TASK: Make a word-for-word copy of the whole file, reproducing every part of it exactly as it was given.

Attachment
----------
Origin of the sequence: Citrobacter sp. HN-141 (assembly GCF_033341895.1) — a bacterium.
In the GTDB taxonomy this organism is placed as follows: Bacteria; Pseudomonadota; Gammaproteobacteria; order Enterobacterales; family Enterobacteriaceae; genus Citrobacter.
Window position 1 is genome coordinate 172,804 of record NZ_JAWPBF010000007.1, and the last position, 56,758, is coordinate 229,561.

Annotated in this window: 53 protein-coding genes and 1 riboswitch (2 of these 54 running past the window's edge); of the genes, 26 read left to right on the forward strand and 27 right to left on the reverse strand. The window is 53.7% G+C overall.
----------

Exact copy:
Origin of the sequence: Citrobacter sp. HN-141 (assembly GCF_033341895.1) — a bacterium.
In the GTDB taxonomy this organism is placed as follows: Bacteria; Pseudomonadota; Gammaproteobacteria; order Enterobacterales; family Enterobacteriaceae; genus Citrobacter.
Window position 1 is genome coordinate 172,804 of record NZ_JAWPBF010000007.1, and the last position, 56,758, is coordinate 229,561.

Annotated in this window: 53 protein-coding genes and 1 riboswitch (2 of these 54 running past the window's edge); of the genes, 26 read left to right on the forward strand and 27 right to left on the reverse strand. The window is 53.7% G+C overall.